*Squee* thanks for all these beyond fantastic giveaways :D

    ReplyDelete
  5. Great post and thanks for the giveaway!

    minas_1989(at)hotmail(dot)com

    ReplyDelete
  6. Great post I loved watching Abbott and Costello on Sunday mornings.....where did all the good ones go? I really haven't ever been afraid of the dark...I actually find it comforting, I guess I am the oddball.
    Thanks for the chance at a great giveaway.
    veltara(at)yahoo(dot)com

    ReplyDelete
  7. All of that is so true. I'm practically speechless. It adds a new meaning to Halloween for me. Thanks for sharing that. It was quite powerful.
    chiri_chan29330@yahoo.com

    -Nichole

    ReplyDelete
  8. My husband had a fear of monsters..don't tell him I said that! Lol :)

    Amanda
    hippiesbeautyandbooksohmy@gmail.com

    ReplyDelete
  9. Wonderful post. I agree that the scariest monsters are not the ones found in fiction.

    liedermadchen(at)hotmail(dot)com

    ReplyDelete
  10. I used to have a big problem with the dark. I can't really remember why anymore but I always had to sleep with some type of light, hall light, night light. Somewhere along the way I got over that fear. Great Post!

    spyblue78(at)gmail.com

    ReplyDelete
  11. What a great post, Jon. As a mom, my heart breaks at the thought of you as a small scared child but I love how you can take something awful and make it into something hopeful.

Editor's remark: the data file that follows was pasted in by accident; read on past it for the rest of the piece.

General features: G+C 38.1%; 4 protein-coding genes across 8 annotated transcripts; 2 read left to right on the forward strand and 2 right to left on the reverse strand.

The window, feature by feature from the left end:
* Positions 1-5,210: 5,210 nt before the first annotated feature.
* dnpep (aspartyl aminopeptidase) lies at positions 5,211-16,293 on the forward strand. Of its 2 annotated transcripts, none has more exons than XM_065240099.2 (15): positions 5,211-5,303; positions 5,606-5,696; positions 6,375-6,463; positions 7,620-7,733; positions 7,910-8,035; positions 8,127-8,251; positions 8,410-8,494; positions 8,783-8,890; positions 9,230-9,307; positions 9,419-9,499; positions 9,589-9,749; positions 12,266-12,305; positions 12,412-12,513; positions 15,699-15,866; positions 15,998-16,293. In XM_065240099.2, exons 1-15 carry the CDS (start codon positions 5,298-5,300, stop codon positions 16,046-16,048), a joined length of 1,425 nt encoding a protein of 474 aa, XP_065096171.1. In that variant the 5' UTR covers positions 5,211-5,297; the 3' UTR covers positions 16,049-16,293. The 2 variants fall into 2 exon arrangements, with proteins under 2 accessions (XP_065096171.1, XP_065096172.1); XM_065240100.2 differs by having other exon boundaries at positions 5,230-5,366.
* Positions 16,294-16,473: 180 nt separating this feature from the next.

AmethystDaydreams at zoho dot com

    ReplyDelete
  12. Thank you so much for all of the amazing giveaways!!! You guys do so much for all of us and I just wanted you to know that it's appreciated!

    ReplyDelete
  13. Great post!

    justforswag(AT)yahoo(DOT)com

    ReplyDelete
  14. Thank you! All these amazing giveaways! The guest post was funny :)

    Email: osnapitzAngiex3(AT)aol(DOT)com

    ReplyDelete
  15. My anxiety is something I battle with daily so in a sense it's my personal "monster" lol being that it scares the beejesus out of me! This part really stood out to me "You can understand your fear, you can address it on your terms and in your own way. "

    I tell myself that almost everyday!

    Ty for the excellent post!

    Brandi
    bgilvaja87(at)yahoo(dot)com

    ReplyDelete
  16. What a fun post. This book sounds great! Thanks for the chance to win:)

    bchild5 at aol dot com

    ReplyDelete
  17. I have been wanting to read Misfit for a while and has definitely been on my wishlist. Thank you so much for sharing this poignant post with us today and the reminder to keep our fears in perspective, as well as for the wonderful giveaway opportunity.

    dz59001[at]gmail[dot]com

    ReplyDelete
  18. Thank you for sharing this post, Jon, and for leaving us with some great words of wisdom. Halloween is great when we want to scare ourselves, and it's an unfortunate truth that there are real terrors out there that don't come in the form of vampires or demons or werewolves and zombies.

    For real, I loved this post.

    Nikki(at)wickedawesomebooks(dot)com

    ReplyDelete
  19. I love the simplicity of this cover
    Pabkins @ Mission to Read

    ReplyDelete
  20. This is so true and I can agree with every word. It gives a different way to look at Halloween from this moment forward. Thank you, for sharing this with your simple words. And thank you, for the chance to win this book. :)

    Suz @ A Soul Unsung
    susanhaugland@att.net

    ReplyDelete
  21. Another awesome post!

    ashleysbookshelf at gmail dot com

    ReplyDelete
  22. Tank you for making this giveaway International!


    nylesor85(at)yahoo(dot)com

    ReplyDelete